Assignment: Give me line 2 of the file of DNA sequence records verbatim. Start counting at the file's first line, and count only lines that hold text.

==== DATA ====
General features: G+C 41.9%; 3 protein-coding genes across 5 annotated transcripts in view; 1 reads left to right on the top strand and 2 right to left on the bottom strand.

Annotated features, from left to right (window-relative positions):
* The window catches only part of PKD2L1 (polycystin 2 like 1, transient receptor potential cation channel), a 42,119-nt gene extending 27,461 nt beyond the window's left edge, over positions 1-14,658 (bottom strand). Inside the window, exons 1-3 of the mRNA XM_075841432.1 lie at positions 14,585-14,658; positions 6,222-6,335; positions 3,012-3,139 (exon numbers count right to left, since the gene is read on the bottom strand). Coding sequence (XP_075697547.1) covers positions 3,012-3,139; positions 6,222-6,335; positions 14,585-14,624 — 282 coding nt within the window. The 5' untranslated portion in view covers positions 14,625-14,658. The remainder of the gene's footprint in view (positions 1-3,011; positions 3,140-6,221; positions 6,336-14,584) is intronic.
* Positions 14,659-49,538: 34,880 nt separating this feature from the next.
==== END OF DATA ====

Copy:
Annotated features, from left to right (window-relative positions):